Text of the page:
By Caroline Copley
ZURICH (Reuters) - Swiss drugmaker Roche
The world's largest maker of cancer drugs, which employs around 80,000 people in over 100 countries, said on Monday the investment would increase its production capacity in Penzberg in Germany, Basel in Switzerland and Vacaville and Oceanside in the United States.
The expansion shows Roche's confidence in its development pipeline of new cancer drugs and bucks a trend of cost-cutting by some big drugmakers in recent weeks in response to slowing sales growth.
Last week Israel-based Teva
Shares in Roche were down 0.2 percent at 238 francs by 0837 GMT, when the Stoxx Europe 600 healthcare sector index <.SXDP> was down 0.1 pct.
Vontobel analyst Andrew Weiss said he was not surprised by the investment as manufacturing is a core competency of Roche and the company is at present the leanest drug company with only 15 manufacturing sites worldwide.
Many of Roche's most promising medicines, such as rheumatoid arthritis treatment RoActemra and new breast cancer drugs Kadcyla and Perjeta are biologics, which unlike chemical drugs are proteins or cells derived from living organisms that are hard to replicate.
The Basel-based firm has also mostly been spared the pain so far of patent expiries ravaging rivals as many of its top-sellers are biologics which have not faced generic competition.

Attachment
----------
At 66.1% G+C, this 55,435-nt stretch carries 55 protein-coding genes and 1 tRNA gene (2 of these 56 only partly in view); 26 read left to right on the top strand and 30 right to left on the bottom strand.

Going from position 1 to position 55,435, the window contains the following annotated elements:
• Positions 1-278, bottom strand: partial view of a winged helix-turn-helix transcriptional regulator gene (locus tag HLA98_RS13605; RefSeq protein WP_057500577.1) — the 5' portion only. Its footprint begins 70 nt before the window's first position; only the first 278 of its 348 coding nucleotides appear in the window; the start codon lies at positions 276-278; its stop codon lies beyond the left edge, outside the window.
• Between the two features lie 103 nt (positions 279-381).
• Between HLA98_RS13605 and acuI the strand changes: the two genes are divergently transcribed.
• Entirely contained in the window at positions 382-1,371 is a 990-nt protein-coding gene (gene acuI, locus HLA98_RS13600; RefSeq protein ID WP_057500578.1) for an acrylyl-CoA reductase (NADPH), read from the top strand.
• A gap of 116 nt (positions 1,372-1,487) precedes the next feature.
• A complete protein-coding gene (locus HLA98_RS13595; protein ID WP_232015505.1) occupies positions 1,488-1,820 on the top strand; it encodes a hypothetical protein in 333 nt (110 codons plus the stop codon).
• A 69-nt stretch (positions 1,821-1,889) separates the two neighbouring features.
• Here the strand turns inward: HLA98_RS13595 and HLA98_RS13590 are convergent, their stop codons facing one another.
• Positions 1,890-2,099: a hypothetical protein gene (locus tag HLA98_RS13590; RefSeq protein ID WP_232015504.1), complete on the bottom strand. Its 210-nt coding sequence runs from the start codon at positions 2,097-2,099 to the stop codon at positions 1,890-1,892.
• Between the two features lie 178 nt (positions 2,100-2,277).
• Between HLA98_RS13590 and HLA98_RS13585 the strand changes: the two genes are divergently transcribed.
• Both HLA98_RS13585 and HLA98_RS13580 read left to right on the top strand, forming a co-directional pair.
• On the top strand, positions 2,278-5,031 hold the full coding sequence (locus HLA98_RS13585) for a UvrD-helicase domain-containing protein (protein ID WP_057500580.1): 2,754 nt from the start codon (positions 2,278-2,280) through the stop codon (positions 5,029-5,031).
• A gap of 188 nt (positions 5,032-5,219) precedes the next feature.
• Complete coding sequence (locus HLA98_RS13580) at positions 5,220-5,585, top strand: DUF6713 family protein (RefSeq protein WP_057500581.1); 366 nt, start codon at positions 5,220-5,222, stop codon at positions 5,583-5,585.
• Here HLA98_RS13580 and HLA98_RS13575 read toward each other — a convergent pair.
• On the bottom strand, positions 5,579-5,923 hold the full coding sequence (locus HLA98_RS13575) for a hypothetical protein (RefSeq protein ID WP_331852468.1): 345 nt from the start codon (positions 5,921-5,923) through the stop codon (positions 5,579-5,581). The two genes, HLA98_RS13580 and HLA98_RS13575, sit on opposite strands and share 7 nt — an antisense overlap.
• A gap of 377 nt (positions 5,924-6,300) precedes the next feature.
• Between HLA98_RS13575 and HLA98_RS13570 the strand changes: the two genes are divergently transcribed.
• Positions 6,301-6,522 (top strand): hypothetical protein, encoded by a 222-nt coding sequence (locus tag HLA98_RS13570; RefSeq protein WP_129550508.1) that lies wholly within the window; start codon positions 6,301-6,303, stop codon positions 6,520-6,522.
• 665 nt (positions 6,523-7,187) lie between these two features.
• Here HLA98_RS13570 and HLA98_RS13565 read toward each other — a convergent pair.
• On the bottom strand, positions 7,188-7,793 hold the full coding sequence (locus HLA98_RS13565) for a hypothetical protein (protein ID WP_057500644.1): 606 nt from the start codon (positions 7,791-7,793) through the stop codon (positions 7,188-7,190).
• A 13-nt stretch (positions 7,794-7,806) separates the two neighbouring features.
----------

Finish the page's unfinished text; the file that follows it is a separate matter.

"As the world's largest supplier of biologics, Roche is committed to making the necessary investments to ensure ongoing supply of these medicines at the highest quality standards," said Daniel O'Day, chief operating officer of Roche's Pharmaceuticals Division.
Roche said it would invest approximately 260 million Swiss francs ($286 million) at its Vacaville and Oceanside sites creating around 250 new jobs. In Penzberg, it will invest around 350 million francs ($385 million), creating roughly 200 jobs.
It will also build a production facility in Basel to manufacture antibody-drug conjugates (ADCs) - also known as "armed antibodies" which can take drugs directly to cancer cells.
The company won U.S. approval in February for Kadcyla, its first such antibody-drug conjugate, which treats breast cancer with fewer side effects such as hair loss.
Roche has a further eight ADCs in clinical development and 16 in pre-clinical development.
Swiss drugs industry supplier and life sciences group
Lonza manufactures the chemical linker that connects the antibody to cytotoxic drugs.
($1=0.9099 Swiss francs)(Editing by Greg Mahlich)